We stored out spuds like described above leave in dirt, cover with straw. We called this 'pitting'.
https://lovelygreens.com/storing-root-v ... es-ground/

https://extension.illinois.edu/tog/storing.cfm

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PostPosted: Mon Mar 26, 2018 2:08 am 
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Halfapint wrote:
Cool idea, but damn...... .


could be worse, my local weather conditions make underground structures...ill-suited (currently getting ready for flooding rains)

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PostPosted: Mon Mar 26, 2018 3:17 am 
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Quote:
I was buried 'face up' in the back yard next to the garden.


Tell us again how you are not a zombie?

Pitting is cheaper than a cellar. Old style cellars tended to work but were prone to invasion by pests. That still is a way to go. How much do you want to spend?

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PostPosted: Mon Mar 26, 2018 5:45 am 
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I recommend looking to Foxfire and The Farmer's Almanac in terms of worldwide web searching.
And keep us posted. Its an interesting topic.
With the links, posted blogs and comments this ought to help some:
https://www.almanac.com/content/how-build-root-cellar

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PostPosted: Mon Mar 26, 2018 9:37 am 
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Look at a basic surviveastorm shelter. Dual purpose.


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PostPosted: Mon Mar 26, 2018 11:10 am 
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TacAir wrote:
My FIL took an old freezer, pulled the door seal, lack and handle.

After removing the compressor and heat exchanger, he drilled several holes in the "back'.

I was buried 'face up' in the back yard next to the garden. When vegetables were stored, the top was covered with straw for added insulation. Check local laws, even with the door unable to 'shut' it may still be illegal.

We stored out spuds like described above leave in dirt, cover with straw. We called this 'pitting'.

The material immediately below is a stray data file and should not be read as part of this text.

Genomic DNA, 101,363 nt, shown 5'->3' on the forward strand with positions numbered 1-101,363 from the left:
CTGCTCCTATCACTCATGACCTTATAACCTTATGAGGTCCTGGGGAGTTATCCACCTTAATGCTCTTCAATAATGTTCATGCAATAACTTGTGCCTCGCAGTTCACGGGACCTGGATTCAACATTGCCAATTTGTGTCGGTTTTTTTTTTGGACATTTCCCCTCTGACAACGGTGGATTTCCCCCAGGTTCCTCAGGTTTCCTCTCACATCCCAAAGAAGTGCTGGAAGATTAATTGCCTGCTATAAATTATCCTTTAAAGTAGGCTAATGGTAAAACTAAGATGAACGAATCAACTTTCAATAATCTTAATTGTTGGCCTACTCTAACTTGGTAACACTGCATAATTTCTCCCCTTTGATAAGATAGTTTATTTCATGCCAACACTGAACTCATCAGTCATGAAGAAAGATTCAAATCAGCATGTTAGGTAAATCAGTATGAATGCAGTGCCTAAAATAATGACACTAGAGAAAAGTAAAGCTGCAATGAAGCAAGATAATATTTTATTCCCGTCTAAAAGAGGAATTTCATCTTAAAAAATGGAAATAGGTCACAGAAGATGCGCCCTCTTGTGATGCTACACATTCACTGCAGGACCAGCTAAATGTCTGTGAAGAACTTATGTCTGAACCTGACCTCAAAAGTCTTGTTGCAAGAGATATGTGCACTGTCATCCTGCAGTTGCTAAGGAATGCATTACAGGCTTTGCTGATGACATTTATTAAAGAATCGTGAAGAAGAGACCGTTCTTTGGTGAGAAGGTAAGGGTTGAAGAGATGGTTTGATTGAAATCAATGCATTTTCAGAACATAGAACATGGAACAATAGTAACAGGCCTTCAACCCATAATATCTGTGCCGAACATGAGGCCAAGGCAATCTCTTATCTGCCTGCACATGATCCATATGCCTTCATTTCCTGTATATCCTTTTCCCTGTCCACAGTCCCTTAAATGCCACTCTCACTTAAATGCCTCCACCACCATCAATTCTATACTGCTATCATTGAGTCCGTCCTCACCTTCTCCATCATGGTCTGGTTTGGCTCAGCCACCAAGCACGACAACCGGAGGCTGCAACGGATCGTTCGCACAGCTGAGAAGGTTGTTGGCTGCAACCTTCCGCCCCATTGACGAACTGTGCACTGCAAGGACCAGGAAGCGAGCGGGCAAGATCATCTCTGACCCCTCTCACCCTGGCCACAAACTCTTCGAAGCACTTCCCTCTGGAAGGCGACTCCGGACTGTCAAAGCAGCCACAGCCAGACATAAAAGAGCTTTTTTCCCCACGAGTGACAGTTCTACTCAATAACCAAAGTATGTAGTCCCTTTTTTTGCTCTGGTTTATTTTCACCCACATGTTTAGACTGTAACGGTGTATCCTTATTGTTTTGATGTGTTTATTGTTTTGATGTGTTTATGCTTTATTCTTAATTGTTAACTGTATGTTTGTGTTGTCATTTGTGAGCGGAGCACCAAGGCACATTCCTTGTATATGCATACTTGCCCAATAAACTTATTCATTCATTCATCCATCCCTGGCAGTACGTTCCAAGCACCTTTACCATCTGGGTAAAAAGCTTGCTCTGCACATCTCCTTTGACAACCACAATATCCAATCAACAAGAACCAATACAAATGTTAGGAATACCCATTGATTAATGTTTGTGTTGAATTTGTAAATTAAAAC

https://lovelygreens.com/storing-root-v ... es-ground/

https://extension.illinois.edu/tog/storing.cfm


I like this for the simplicity and can be done in basically a day. However talking with SO she was hoping for a "shelter" that we could use to store bulk foods and other goods in (when did she become a prepper?!?!?!). The property hasn't been well maintained in at least 10 years, and has been down right neglected for 5. The last year we've done a bit to help but still lots to do.

What's that have to do with storage? Well there's a carport that was dug out of the hillside and left, over the years rain and gravity has caused it to collapse around the lets of the covered carport. I could dig back a little further and convert that to the storage/root cellar. The problem is
Stercutus wrote:
How much do you want to spend?
That's exactly it. I'm already looking at building a bit of a retaining wall to keep the earth back from collapsing around the carport. I could continue the wall and put a roof on it and complete it that way.

I wish I had some file sharing site to load some photos that worked with mobile (rarely am I on computer). I'd show you what I mean and what I plan to do. But like I said this is a LONGTERM project that I plan to do years down the line if ever, cost would be the big factor.

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PostPosted: Mon Mar 26, 2018 11:13 am 
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To add to the list of considerations: Groundfridge
https://www.weltevree.eu/ventures/groundfridge/